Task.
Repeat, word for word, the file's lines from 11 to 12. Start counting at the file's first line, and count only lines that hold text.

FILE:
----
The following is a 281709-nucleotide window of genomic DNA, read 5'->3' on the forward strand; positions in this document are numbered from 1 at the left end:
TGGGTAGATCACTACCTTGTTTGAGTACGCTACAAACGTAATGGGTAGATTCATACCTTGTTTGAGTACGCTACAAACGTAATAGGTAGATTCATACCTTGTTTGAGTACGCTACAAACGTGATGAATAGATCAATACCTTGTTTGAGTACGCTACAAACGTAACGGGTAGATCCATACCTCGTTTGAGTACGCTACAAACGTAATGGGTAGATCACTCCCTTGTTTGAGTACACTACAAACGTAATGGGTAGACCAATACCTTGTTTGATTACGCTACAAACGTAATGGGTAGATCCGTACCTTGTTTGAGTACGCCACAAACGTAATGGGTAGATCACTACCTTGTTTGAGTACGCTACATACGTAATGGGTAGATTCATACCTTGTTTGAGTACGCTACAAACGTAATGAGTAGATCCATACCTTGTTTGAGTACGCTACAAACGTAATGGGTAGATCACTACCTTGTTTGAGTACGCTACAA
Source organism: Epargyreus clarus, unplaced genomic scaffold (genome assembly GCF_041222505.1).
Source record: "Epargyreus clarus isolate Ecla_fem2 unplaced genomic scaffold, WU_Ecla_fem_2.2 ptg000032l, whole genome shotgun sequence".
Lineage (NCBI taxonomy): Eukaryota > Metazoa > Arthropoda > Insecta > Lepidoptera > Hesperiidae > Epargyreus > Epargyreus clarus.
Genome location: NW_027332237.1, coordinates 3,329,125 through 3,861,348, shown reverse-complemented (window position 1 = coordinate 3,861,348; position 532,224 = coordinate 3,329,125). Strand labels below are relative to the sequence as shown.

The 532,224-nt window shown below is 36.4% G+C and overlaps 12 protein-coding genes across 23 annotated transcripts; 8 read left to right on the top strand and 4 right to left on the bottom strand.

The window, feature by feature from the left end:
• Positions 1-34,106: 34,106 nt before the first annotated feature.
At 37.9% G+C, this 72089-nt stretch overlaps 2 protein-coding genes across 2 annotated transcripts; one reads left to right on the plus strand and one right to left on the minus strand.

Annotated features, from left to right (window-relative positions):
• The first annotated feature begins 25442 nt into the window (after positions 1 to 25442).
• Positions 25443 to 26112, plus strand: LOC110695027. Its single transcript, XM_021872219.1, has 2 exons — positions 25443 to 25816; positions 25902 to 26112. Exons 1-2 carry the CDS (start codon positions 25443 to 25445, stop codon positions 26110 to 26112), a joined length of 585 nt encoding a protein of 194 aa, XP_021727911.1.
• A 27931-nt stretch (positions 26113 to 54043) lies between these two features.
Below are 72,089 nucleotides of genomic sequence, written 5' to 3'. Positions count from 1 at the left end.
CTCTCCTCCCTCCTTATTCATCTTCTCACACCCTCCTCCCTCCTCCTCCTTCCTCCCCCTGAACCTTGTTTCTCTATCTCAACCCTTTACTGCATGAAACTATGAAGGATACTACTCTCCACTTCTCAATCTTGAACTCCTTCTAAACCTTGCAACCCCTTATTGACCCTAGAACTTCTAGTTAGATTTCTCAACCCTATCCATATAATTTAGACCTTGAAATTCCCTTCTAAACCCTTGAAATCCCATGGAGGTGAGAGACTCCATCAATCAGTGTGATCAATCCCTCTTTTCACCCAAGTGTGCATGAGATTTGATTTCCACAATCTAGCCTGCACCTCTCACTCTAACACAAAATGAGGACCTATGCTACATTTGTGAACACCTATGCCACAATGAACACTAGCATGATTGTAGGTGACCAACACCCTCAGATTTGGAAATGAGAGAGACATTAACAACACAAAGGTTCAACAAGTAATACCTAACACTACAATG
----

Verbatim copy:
Annotated features, from left to right (window-relative positions):
• The first annotated feature begins 25442 nt into the window (after positions 1 to 25442).